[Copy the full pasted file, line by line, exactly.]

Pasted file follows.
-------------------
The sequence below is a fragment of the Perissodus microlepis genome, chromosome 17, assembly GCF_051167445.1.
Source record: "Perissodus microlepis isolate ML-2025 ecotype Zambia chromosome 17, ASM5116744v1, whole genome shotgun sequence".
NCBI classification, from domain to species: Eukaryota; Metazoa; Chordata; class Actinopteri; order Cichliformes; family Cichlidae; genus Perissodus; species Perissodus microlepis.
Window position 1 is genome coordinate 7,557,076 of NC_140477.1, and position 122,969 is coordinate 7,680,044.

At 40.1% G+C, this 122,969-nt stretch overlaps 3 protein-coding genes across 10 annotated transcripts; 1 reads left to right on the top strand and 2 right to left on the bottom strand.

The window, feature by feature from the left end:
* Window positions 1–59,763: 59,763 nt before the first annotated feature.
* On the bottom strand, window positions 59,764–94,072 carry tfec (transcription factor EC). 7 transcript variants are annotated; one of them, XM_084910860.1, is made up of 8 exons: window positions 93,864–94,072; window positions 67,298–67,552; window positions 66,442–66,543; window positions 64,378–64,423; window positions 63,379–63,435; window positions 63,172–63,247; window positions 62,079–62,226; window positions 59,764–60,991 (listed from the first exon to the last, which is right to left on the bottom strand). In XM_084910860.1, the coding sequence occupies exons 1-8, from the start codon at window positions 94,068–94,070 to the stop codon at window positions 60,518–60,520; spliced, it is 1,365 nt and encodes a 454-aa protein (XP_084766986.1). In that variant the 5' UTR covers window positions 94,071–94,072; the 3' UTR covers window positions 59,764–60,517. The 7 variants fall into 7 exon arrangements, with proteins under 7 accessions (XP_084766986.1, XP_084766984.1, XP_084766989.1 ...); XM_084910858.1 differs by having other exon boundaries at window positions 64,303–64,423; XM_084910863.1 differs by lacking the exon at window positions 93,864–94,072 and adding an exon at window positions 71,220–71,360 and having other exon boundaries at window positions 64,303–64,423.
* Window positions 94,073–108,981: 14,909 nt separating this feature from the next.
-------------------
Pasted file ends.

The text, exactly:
The sequence below is a fragment of the Perissodus microlepis genome, chromosome 17, assembly GCF_051167445.1.
Source record: "Perissodus microlepis isolate ML-2025 ecotype Zambia chromosome 17, ASM5116744v1, whole genome shotgun sequence".
NCBI classification, from domain to species: Eukaryota; Metazoa; Chordata; class Actinopteri; order Cichliformes; family Cichlidae; genus Perissodus; species Perissodus microlepis.
Window position 1 is genome coordinate 7,557,076 of NC_140477.1, and position 122,969 is coordinate 7,680,044.

At 40.1% G+C, this 122,969-nt stretch overlaps 3 protein-coding genes across 10 annotated transcripts; 1 reads left to right on the top strand and 2 right to left on the bottom strand.

The window, feature by feature from the left end:
* Window positions 1–59,763: 59,763 nt before the first annotated feature.
* On the bottom strand, window positions 59,764–94,072 carry tfec (transcription factor EC). 7 transcript variants are annotated; one of them, XM_084910860.1, is made up of 8 exons: window positions 93,864–94,072; window positions 67,298–67,552; window positions 66,442–66,543; window positions 64,378–64,423; window positions 63,379–63,435; window positions 63,172–63,247; window positions 62,079–62,226; window positions 59,764–60,991 (listed from the first exon to the last, which is right to left on the bottom strand). In XM_084910860.1, the coding sequence occupies exons 1-8, from the start codon at window positions 94,068–94,070 to the stop codon at window positions 60,518–60,520; spliced, it is 1,365 nt and encodes a 454-aa protein (XP_084766986.1). In that variant the 5' UTR covers window positions 94,071–94,072; the 3' UTR covers window positions 59,764–60,517. The 7 variants fall into 7 exon arrangements, with proteins under 7 accessions (XP_084766986.1, XP_084766984.1, XP_084766989.1 ...); XM_084910858.1 differs by having other exon boundaries at window positions 64,303–64,423; XM_084910863.1 differs by lacking the exon at window positions 93,864–94,072 and adding an exon at window positions 71,220–71,360 and having other exon boundaries at window positions 64,303–64,423.
* Window positions 94,073–108,981: 14,909 nt separating this feature from the next.